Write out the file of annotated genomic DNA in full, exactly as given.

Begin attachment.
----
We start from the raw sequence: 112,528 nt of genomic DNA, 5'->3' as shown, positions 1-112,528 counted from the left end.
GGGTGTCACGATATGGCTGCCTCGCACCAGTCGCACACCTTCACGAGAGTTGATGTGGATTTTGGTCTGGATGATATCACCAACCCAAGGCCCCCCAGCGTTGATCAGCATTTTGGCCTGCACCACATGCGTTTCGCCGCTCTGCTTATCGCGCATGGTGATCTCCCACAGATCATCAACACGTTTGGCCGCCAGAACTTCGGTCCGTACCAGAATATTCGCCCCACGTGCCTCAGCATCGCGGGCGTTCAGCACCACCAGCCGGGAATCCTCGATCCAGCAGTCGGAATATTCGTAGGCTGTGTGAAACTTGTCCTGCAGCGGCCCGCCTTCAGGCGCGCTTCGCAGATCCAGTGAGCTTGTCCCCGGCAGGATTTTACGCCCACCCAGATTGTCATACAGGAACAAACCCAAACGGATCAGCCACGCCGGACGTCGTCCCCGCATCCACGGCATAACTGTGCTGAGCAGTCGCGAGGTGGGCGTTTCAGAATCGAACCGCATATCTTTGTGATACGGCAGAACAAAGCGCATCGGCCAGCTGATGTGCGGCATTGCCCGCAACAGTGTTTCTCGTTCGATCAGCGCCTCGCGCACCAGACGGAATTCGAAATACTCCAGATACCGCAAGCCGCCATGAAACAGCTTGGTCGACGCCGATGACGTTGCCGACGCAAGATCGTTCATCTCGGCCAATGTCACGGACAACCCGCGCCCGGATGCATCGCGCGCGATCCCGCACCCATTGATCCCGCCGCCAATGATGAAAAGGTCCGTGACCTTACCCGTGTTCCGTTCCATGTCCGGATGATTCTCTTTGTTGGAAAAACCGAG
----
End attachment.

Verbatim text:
We start from the raw sequence: 112,528 nt of genomic DNA, 5'->3' as shown, positions 1-112,528 counted from the left end.
GGGTGTCACGATATGGCTGCCTCGCACCAGTCGCACACCTTCACGAGAGTTGATGTGGATTTTGGTCTGGATGATATCACCAACCCAAGGCCCCCCAGCGTTGATCAGCATTTTGGCCTGCACCACATGCGTTTCGCCGCTCTGCTTATCGCGCATGGTGATCTCCCACAGATCATCAACACGTTTGGCCGCCAGAACTTCGGTCCGTACCAGAATATTCGCCCCACGTGCCTCAGCATCGCGGGCGTTCAGCACCACCAGCCGGGAATCCTCGATCCAGCAGTCGGAATATTCGTAGGCTGTGTGAAACTTGTCCTGCAGCGGCCCGCCTTCAGGCGCGCTTCGCAGATCCAGTGAGCTTGTCCCCGGCAGGATTTTACGCCCACCCAGATTGTCATACAGGAACAAACCCAAACGGATCAGCCACGCCGGACGTCGTCCCCGCATCCACGGCATAACTGTGCTGAGCAGTCGCGAGGTGGGCGTTTCAGAATCGAACCGCATATCTTTGTGATACGGCAGAACAAAGCGCATCGGCCAGCTGATGTGCGGCATTGCCCGCAACAGTGTTTCTCGTTCGATCAGCGCCTCGCGCACCAGACGGAATTCGAAATACTCCAGATACCGCAAGCCGCCATGAAACAGCTTGGTCGACGCCGATGACGTTGCCGACGCAAGATCGTTCATCTCGGCCAATGTCACGGACAACCCGCGCCCGGATGCATCGCGCGCGATCCCGCACCCATTGATCCCGCCGCCAATGATGAAAAGGTCCGTGACCTTACCCGTGTTCCGTTCCATGTCCGGATGATTCTCTTTGTTGGAAAAACCGAG